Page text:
Three weeks ago I talked about identity on my podcast and how it was not in anything you could lose. I had recently experienced a major identity crisis when I left my 9-5 so this message was important. At the same time, I was challenged by it. When I really dug into the fact that my identity is not in anything I could lose that meant EVERYTHING, not just jobs… If my identity is not that I am a wife/mom then who I am? So I start challenging that thought. I start to think about deleting the podcast episode because I am a mom…that is one of my identities, but that could be lost. I naturally avoided that thought and wanted to believe what I kept telling myself was true. I am a mom, that is one of my identities. The repeating of the phrase didn’t make the statement true or untrue it was part of it was the reality but it wasn’t the truth.
I am a mom and that is not my identity.
Maybe in the stripping of it becoming our identity, we settle on the fact that we are just real. That while all of the things we do as a mom are true it is not all that we are. I think I had been avoiding that because if I am not that I am now nothing. So I didn’t delete the podcast but I was hoping to find someone who could speak to this who had lost the entirety of their identity I had known what it felt like to lose something I identified with (my job, volleyball) but the family identity, being a mom, wife, daughter, aunt, niece is what I couldn’t or didn’t want to imagine. I was lucky enough to find Lindsey and by luck, the way we meant would be hard to explain and that is how you know it is divine. Early on as children, we build our identity by stories we are told about the people we come from since we don’t have many of our own yet. Eventually, those stories start to become a part of who we tell the world we are. I am tall like my English great grandfather, I have easy to tan reddish skin from a far off Indian bloodline, and my red hair comes from some unidentified source on my dad’s side. What would happen if those people you identified with and wrote your story around suddenly weren’t your bloodline? What would happen if your identity couldn’t be that anymore? So I sat down with Lindsay. She would say all of the things I needed to hear to start convincing myself that while it is hard to approach identity this way, it is vital. Because it could all come to a screeching halt at some point. And I would still be real. My identity is not in anything that can be lost.
Maybe that gives us a release and permission to stop losing ourselves in our children, relationships, jobs, and spouses. Maybe this story finally grants us the ability to let that go and start our way back to find our real selves. When we build our stories on removable identities the loss hits harder. Not only do we have to process the loss of a loved one or the death of a dream, but we will also have to process the loss of ourselves and the identity we once had. True to what Lindsay says you are real. You are not only the things we do. You are not only the things we have been told about yourself. You matter and your identity is up to you. If it is not in anything that can be removed, who are you? Don’t just avoid the hard realities none of us want to face. My identity is not that I am a mother. So what am I now? Maybe Lindsay gives us all the ability to remove the sting of thinking about that loss and just believing everything is real and removable so you need to build your identity around who you are and not who you have been told you are. I wanted to find a real person who could speak to this and I thought that would be the hardest person to find but it wouldn’t have. How many of us early on became mothers to babies we never got to see or hold and while the rest of the world told our story based on what they could see “you aren’t a mother,” we knew we were even if to everyone else that identity had been taken from us we still knew it to be true. That woman knows identity is not in anything that can be lost. She lost her outward identity as a mom but feels the inward impact it has had on her soul. So maybe identity can’t be in the stories we tell of physical being. Maybe it isn’t that simple. What if what we want to believe about ourselves is in the removable because it is easier. I can quickly find an identity in the work I do, or in the life I build but I can’t even begin to process the complexities of who I am as a real person if all of that was gone. Identity is in the soul. This means removable things can add meaning and depth but could never be who we really are.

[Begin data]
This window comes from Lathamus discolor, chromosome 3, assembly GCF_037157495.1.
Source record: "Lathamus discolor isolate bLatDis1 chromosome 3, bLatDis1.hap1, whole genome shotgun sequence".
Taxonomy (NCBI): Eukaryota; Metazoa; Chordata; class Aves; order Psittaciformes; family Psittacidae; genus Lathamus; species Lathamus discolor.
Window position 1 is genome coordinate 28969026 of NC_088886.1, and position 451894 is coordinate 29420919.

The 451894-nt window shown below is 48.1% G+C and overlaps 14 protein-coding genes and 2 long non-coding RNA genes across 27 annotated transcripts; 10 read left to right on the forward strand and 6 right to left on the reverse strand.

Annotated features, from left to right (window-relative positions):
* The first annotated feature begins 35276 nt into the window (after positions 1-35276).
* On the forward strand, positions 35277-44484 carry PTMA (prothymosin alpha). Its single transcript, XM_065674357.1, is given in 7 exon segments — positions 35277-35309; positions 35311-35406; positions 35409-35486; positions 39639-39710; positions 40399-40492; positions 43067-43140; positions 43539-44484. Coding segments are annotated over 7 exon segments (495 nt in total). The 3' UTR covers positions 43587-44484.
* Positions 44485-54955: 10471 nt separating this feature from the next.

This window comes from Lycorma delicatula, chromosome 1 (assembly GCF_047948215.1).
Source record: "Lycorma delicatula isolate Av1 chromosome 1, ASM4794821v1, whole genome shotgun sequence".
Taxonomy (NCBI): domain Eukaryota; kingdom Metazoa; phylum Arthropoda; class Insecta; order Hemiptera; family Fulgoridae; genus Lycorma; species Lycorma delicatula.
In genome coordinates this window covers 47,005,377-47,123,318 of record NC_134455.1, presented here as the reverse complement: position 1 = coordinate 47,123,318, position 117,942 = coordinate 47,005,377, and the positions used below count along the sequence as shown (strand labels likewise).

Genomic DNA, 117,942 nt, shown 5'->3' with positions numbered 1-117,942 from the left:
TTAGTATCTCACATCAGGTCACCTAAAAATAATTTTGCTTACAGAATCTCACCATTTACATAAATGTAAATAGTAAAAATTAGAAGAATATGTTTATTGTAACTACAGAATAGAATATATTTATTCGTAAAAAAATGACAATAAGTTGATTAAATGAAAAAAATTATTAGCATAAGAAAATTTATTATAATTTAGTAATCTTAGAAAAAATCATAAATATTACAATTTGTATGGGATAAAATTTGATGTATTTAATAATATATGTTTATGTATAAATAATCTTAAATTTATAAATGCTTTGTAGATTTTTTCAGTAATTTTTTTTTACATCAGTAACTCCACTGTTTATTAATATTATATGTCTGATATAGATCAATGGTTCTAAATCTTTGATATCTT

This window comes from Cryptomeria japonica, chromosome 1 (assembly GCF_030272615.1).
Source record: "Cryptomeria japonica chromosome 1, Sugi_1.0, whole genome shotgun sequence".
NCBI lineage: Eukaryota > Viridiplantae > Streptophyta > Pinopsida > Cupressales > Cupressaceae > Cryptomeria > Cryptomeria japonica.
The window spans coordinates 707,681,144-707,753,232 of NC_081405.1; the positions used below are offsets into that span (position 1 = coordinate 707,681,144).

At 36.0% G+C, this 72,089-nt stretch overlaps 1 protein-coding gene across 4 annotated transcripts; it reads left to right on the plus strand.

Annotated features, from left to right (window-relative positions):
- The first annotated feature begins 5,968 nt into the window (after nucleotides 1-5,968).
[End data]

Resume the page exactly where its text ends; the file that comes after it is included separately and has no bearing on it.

If everything went away tomorrow you would still be here and as you stood there in the rubble of your life can you tell me you aren’t still real?